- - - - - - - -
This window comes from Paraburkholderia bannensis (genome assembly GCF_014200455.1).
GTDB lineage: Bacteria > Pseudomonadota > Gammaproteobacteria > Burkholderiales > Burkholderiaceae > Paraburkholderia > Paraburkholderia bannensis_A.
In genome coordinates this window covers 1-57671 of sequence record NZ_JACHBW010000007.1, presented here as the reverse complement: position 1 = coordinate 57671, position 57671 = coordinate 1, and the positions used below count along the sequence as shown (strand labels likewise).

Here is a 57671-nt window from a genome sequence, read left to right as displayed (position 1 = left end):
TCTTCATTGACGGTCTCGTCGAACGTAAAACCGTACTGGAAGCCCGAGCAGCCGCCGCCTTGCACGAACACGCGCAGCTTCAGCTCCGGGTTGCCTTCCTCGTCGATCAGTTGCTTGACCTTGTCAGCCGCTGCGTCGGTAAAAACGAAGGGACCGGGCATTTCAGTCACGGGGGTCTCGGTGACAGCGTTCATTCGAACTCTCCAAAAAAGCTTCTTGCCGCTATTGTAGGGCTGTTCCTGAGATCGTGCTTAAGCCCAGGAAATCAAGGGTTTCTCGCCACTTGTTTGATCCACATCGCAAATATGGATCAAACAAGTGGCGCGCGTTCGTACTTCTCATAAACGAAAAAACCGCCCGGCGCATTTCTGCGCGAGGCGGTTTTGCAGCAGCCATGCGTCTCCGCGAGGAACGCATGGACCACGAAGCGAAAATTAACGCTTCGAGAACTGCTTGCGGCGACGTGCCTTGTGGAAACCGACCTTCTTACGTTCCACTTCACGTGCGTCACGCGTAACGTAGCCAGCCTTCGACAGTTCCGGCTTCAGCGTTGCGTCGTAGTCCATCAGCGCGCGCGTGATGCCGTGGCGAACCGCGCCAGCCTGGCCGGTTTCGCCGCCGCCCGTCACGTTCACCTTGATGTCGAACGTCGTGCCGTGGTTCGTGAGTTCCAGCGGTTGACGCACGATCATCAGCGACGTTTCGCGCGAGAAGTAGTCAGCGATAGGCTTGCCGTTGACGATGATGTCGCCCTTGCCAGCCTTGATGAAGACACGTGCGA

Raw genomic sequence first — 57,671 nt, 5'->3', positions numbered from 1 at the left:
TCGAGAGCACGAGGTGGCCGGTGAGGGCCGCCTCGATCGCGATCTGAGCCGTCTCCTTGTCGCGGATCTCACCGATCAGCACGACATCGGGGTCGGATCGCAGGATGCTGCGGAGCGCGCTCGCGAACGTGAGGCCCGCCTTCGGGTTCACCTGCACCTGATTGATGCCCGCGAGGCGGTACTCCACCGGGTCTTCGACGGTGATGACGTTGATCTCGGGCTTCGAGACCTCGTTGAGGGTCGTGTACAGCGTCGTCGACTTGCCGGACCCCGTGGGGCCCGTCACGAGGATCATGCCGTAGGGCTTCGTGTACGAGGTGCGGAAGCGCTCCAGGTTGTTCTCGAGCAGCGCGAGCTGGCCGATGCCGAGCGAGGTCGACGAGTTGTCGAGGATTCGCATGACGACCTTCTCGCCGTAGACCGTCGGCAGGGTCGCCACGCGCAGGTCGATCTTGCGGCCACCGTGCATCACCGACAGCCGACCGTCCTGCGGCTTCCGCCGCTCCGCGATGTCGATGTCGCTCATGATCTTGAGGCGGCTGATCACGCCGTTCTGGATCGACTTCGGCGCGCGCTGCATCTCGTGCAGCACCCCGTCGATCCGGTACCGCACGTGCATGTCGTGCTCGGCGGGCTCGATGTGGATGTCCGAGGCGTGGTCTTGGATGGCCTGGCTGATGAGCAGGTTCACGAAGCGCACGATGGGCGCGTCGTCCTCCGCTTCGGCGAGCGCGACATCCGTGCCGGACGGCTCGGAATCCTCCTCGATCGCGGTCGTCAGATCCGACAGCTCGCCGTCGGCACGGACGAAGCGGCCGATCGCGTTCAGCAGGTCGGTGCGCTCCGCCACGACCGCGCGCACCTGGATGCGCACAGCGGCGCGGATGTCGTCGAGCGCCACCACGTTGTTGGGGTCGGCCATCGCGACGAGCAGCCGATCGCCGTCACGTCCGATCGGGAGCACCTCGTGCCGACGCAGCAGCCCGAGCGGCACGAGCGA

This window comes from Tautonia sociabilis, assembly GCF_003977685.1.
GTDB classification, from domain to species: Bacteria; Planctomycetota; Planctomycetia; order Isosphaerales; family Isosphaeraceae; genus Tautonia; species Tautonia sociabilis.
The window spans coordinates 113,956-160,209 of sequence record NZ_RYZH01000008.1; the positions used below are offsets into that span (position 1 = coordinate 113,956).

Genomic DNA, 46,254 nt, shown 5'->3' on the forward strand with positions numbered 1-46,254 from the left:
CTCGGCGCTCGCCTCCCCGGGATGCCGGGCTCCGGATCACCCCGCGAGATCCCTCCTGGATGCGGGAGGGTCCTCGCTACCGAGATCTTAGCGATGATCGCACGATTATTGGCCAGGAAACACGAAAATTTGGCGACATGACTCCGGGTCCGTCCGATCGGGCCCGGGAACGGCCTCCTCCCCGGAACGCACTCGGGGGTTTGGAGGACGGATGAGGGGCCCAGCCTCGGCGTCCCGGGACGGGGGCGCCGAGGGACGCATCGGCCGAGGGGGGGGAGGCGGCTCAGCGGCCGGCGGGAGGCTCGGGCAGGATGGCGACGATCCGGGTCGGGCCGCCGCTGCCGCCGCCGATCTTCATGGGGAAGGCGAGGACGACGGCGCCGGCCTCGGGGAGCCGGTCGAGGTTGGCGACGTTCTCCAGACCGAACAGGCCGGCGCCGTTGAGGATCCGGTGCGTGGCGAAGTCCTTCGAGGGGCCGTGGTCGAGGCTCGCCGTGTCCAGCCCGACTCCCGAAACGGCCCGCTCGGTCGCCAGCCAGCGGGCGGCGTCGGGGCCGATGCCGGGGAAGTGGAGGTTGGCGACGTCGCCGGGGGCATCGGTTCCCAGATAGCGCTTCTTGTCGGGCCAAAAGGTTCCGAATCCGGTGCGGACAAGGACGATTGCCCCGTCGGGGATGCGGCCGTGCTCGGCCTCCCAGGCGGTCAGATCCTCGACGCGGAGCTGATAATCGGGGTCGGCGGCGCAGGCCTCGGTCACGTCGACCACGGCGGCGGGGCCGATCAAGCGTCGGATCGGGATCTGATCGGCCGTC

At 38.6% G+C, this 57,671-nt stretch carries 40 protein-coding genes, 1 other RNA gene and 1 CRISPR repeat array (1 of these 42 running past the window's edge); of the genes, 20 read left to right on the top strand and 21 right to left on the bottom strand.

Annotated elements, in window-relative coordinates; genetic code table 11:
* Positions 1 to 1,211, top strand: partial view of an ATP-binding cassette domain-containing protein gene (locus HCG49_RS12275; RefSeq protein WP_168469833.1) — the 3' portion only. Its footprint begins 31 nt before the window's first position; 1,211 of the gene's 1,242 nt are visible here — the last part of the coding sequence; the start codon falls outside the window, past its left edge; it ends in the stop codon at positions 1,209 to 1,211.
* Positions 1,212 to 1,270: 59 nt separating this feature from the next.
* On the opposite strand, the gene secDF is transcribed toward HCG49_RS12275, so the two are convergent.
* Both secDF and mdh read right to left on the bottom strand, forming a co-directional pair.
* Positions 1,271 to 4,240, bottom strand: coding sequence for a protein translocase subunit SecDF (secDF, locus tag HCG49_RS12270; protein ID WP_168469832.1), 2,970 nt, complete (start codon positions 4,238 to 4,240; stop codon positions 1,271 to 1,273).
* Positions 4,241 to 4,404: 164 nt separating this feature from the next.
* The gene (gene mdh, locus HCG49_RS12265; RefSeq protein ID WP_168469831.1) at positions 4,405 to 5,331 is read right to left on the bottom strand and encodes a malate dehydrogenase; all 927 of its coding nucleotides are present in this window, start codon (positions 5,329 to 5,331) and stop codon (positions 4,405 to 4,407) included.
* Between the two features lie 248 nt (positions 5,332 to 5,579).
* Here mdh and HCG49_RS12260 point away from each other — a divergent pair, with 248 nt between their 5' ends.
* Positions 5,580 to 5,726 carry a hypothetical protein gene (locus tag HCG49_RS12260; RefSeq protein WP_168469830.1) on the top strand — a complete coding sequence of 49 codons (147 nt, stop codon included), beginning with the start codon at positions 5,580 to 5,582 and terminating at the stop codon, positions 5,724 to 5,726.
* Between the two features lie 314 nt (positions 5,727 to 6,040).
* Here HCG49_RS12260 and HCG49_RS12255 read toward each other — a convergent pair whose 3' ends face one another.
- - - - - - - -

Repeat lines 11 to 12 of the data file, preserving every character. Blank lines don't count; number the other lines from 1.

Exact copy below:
Genomic DNA, 46,254 nt, shown 5'->3' on the forward strand with positions numbered 1-46,254 from the left:
CTCGGCGCTCGCCTCCCCGGGATGCCGGGCTCCGGATCACCCCGCGAGATCCCTCCTGGATGCGGGAGGGTCCTCGCTACCGAGATCTTAGCGATGATCGCACGATTATTGGCCAGGAAACACGAAAATTTGGCGACATGACTCCGGGTCCGTCCGATCGGGCCCGGGAACGGCCTCCTCCCCGGAACGCACTCGGGGGTTTGGAGGACGGATGAGGGGCCCAGCCTCGGCGTCCCGGGACGGGGGCGCCGAGGGACGCATCGGCCGAGGGGGGGGAGGCGGCTCAGCGGCCGGCGGGAGGCTCGGGCAGGATGGCGACGATCCGGGTCGGGCCGCCGCTGCCGCCGCCGATCTTCATGGGGAAGGCGAGGACGACGGCGCCGGCCTCGGGGAGCCGGTCGAGGTTGGCGACGTTCTCCAGACCGAACAGGCCGGCGCCGTTGAGGATCCGGTGCGTGGCGAAGTCCTTCGAGGGGCCGTGGTCGAGGCTCGCCGTGTCCAGCCCGACTCCCGAAACGGCCCGCTCGGTCGCCAGCCAGCGGGCGGCGTCGGGGCCGATGCCGGGGAAGTGGAGGTTGGCGACGTCGCCGGGGGCATCGGTTCCCAGATAGCGCTTCTTGTCGGGCCAAAAGGTTCCGAATCCGGTGCGGACAAGGACGATTGCCCCGTCGGGGATGCGGCCGTGCTCGGCCTCCCAGGCGGTCAGATCCTCGACGCGGAGCTGATAATCGGGGTCGGCGGCGCAGGCCTCGGTCACGTCGACCACGGCGGCGGGGCCGATCAAGCGTCGGATCGGGATCTGATCGGCCGTC